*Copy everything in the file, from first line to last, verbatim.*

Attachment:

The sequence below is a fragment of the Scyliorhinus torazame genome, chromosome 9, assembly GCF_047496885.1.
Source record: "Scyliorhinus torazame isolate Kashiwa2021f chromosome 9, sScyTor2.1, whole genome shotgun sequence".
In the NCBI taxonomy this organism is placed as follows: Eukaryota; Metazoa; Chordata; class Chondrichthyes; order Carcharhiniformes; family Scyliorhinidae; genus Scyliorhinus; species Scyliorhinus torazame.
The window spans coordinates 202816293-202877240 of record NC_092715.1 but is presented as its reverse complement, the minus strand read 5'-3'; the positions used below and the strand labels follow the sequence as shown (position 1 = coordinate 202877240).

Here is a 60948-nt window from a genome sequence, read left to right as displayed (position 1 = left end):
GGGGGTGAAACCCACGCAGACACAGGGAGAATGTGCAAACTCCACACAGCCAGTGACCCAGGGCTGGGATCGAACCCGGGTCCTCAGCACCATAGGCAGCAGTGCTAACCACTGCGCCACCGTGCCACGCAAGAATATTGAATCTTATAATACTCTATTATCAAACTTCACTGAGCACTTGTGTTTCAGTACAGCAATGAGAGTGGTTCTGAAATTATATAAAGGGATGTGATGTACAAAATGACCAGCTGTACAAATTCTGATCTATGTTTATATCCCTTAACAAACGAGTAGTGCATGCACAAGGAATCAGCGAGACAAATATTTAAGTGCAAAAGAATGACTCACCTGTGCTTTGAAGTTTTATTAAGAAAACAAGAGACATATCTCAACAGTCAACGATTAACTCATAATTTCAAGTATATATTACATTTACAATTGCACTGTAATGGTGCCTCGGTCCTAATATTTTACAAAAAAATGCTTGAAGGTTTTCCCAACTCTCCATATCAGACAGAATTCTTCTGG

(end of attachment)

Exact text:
The sequence below is a fragment of the Scyliorhinus torazame genome, chromosome 9, assembly GCF_047496885.1.
Source record: "Scyliorhinus torazame isolate Kashiwa2021f chromosome 9, sScyTor2.1, whole genome shotgun sequence".
In the NCBI taxonomy this organism is placed as follows: Eukaryota; Metazoa; Chordata; class Chondrichthyes; order Carcharhiniformes; family Scyliorhinidae; genus Scyliorhinus; species Scyliorhinus torazame.
The window spans coordinates 202816293-202877240 of record NC_092715.1 but is presented as its reverse complement, the minus strand read 5'-3'; the positions used below and the strand labels follow the sequence as shown (position 1 = coordinate 202877240).

Here is a 60948-nt window from a genome sequence, read left to right as displayed (position 1 = left end):
GGGGGTGAAACCCACGCAGACACAGGGAGAATGTGCAAACTCCACACAGCCAGTGACCCAGGGCTGGGATCGAACCCGGGTCCTCAGCACCATAGGCAGCAGTGCTAACCACTGCGCCACCGTGCCACGCAAGAATATTGAATCTTATAATACTCTATTATCAAACTTCACTGAGCACTTGTGTTTCAGTACAGCAATGAGAGTGGTTCTGAAATTATATAAAGGGATGTGATGTACAAAATGACCAGCTGTACAAATTCTGATCTATGTTTATATCCCTTAACAAACGAGTAGTGCATGCACAAGGAATCAGCGAGACAAATATTTAAGTGCAAAAGAATGACTCACCTGTGCTTTGAAGTTTTATTAAGAAAACAAGAGACATATCTCAACAGTCAACGATTAACTCATAATTTCAAGTATATATTACATTTACAATTGCACTGTAATGGTGCCTCGGTCCTAATATTTTACAAAAAAATGCTTGAAGGTTTTCCCAACTCTCCATATCAGACAGAATTCTTCTGG